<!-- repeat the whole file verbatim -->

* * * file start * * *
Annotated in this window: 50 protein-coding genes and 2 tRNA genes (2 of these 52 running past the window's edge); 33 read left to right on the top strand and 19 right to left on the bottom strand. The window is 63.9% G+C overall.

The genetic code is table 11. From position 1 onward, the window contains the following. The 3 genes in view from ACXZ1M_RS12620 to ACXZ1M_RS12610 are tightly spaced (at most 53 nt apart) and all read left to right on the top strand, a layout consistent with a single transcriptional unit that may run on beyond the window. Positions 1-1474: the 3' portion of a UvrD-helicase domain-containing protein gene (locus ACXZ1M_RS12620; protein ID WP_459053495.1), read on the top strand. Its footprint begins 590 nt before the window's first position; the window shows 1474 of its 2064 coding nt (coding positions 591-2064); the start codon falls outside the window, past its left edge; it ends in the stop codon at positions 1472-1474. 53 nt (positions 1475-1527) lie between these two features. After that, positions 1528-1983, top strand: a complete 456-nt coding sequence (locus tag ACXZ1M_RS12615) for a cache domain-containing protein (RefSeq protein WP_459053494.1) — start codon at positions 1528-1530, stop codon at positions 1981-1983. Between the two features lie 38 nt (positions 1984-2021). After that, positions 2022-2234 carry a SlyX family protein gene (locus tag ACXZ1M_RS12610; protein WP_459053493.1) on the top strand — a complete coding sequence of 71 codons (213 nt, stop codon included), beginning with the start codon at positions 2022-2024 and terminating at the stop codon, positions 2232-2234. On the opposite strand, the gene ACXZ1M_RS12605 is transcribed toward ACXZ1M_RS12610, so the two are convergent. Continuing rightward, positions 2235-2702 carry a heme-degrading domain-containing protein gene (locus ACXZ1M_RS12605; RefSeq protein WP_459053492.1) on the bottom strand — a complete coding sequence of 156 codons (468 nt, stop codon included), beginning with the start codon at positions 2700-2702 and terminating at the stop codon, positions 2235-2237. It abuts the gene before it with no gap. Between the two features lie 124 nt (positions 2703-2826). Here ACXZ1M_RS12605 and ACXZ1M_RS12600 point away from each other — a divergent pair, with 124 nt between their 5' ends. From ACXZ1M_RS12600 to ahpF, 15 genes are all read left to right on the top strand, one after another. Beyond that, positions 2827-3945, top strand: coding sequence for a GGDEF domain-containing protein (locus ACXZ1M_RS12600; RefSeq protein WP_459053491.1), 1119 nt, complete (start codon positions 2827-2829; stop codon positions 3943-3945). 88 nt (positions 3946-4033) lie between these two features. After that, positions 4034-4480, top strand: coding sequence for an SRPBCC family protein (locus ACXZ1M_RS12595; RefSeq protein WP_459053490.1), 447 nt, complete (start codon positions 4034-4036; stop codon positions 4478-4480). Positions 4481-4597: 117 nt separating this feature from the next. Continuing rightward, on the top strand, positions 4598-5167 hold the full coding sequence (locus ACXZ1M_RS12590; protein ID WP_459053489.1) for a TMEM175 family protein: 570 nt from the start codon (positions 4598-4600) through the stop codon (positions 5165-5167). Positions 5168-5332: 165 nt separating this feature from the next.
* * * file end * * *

Annotated in this window: 50 protein-coding genes and 2 tRNA genes (2 of these 52 running past the window's edge); 33 read left to right on the top strand and 19 right to left on the bottom strand. The window is 63.9% G+C overall.

The genetic code is table 11. From position 1 onward, the window contains the following. The 3 genes in view from ACXZ1M_RS12620 to ACXZ1M_RS12610 are tightly spaced (at most 53 nt apart) and all read left to right on the top strand, a layout consistent with a single transcriptional unit that may run on beyond the window. Positions 1-1474: the 3' portion of a UvrD-helicase domain-containing protein gene (locus ACXZ1M_RS12620; protein ID WP_459053495.1), read on the top strand. Its footprint begins 590 nt before the window's first position; the window shows 1474 of its 2064 coding nt (coding positions 591-2064); the start codon falls outside the window, past its left edge; it ends in the stop codon at positions 1472-1474. 53 nt (positions 1475-1527) lie between these two features. After that, positions 1528-1983, top strand: a complete 456-nt coding sequence (locus tag ACXZ1M_RS12615) for a cache domain-containing protein (RefSeq protein WP_459053494.1) — start codon at positions 1528-1530, stop codon at positions 1981-1983. Between the two features lie 38 nt (positions 1984-2021). After that, positions 2022-2234 carry a SlyX family protein gene (locus tag ACXZ1M_RS12610; protein WP_459053493.1) on the top strand — a complete coding sequence of 71 codons (213 nt, stop codon included), beginning with the start codon at positions 2022-2024 and terminating at the stop codon, positions 2232-2234. On the opposite strand, the gene ACXZ1M_RS12605 is transcribed toward ACXZ1M_RS12610, so the two are convergent. Continuing rightward, positions 2235-2702 carry a heme-degrading domain-containing protein gene (locus ACXZ1M_RS12605; RefSeq protein WP_459053492.1) on the bottom strand — a complete coding sequence of 156 codons (468 nt, stop codon included), beginning with the start codon at positions 2700-2702 and terminating at the stop codon, positions 2235-2237. It abuts the gene before it with no gap. Between the two features lie 124 nt (positions 2703-2826). Here ACXZ1M_RS12605 and ACXZ1M_RS12600 point away from each other — a divergent pair, with 124 nt between their 5' ends. From ACXZ1M_RS12600 to ahpF, 15 genes are all read left to right on the top strand, one after another. Beyond that, positions 2827-3945, top strand: coding sequence for a GGDEF domain-containing protein (locus ACXZ1M_RS12600; RefSeq protein WP_459053491.1), 1119 nt, complete (start codon positions 2827-2829; stop codon positions 3943-3945). 88 nt (positions 3946-4033) lie between these two features. After that, positions 4034-4480, top strand: coding sequence for an SRPBCC family protein (locus ACXZ1M_RS12595; RefSeq protein WP_459053490.1), 447 nt, complete (start codon positions 4034-4036; stop codon positions 4478-4480). Positions 4481-4597: 117 nt separating this feature from the next. Continuing rightward, on the top strand, positions 4598-5167 hold the full coding sequence (locus ACXZ1M_RS12590; protein ID WP_459053489.1) for a TMEM175 family protein: 570 nt from the start codon (positions 4598-4600) through the stop codon (positions 5165-5167). Positions 5168-5332: 165 nt separating this feature from the next.